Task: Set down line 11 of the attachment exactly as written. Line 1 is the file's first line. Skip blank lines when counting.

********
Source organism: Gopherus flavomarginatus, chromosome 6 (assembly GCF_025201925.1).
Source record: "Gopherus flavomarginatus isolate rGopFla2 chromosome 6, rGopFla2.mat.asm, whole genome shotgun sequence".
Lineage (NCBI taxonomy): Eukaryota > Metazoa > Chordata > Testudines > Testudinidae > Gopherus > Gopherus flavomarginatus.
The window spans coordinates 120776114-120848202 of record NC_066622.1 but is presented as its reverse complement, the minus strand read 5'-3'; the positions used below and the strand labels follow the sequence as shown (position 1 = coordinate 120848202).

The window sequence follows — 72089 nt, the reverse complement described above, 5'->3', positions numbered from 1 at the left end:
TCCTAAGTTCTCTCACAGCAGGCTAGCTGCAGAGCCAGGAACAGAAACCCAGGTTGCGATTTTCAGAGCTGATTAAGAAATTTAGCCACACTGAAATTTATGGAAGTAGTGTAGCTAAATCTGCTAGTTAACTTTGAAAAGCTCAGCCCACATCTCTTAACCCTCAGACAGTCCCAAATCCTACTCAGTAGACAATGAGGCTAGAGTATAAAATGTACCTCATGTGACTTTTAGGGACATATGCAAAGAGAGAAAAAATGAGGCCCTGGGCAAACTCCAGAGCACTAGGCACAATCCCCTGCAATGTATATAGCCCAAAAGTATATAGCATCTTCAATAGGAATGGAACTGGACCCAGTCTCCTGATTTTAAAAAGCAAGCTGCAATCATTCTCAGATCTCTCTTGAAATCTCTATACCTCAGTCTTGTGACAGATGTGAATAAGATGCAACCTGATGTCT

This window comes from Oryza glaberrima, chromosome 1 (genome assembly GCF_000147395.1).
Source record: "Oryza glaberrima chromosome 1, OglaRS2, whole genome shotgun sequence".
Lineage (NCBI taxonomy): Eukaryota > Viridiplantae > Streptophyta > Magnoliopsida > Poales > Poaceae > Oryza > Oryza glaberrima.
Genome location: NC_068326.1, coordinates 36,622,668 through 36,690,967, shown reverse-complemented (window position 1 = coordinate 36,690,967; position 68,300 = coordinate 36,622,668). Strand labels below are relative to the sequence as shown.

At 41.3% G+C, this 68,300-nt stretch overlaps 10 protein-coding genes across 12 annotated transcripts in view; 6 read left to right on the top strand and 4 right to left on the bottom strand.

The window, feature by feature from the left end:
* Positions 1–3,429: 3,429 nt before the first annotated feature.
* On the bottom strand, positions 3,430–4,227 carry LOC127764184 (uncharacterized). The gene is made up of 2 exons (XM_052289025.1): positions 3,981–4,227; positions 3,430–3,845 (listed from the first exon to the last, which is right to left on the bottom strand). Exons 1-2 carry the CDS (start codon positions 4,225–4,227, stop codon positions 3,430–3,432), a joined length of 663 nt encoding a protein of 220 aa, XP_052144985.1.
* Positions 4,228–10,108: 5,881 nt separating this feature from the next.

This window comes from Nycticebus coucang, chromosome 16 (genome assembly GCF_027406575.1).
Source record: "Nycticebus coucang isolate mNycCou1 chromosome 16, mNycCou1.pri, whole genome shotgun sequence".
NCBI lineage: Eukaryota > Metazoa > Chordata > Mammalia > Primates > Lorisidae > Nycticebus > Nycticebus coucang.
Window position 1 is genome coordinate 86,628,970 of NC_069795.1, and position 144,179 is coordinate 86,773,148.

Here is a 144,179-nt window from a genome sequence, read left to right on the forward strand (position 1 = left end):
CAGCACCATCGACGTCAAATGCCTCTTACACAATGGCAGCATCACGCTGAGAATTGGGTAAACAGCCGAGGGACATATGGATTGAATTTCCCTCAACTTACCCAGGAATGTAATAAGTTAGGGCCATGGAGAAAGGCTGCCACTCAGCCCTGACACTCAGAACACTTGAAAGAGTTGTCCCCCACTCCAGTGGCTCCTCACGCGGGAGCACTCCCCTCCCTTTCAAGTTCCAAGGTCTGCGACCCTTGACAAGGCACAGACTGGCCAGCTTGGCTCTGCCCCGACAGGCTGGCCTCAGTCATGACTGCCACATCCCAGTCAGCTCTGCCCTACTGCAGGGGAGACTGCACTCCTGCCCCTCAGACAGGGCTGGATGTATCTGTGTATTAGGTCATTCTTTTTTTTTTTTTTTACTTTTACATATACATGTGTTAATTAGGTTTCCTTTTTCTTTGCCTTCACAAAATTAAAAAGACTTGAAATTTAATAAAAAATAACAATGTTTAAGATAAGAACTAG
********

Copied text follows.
At 41.3% G+C, this 68,300-nt stretch overlaps 10 protein-coding genes across 12 annotated transcripts in view; 6 read left to right on the top strand and 4 right to left on the bottom strand.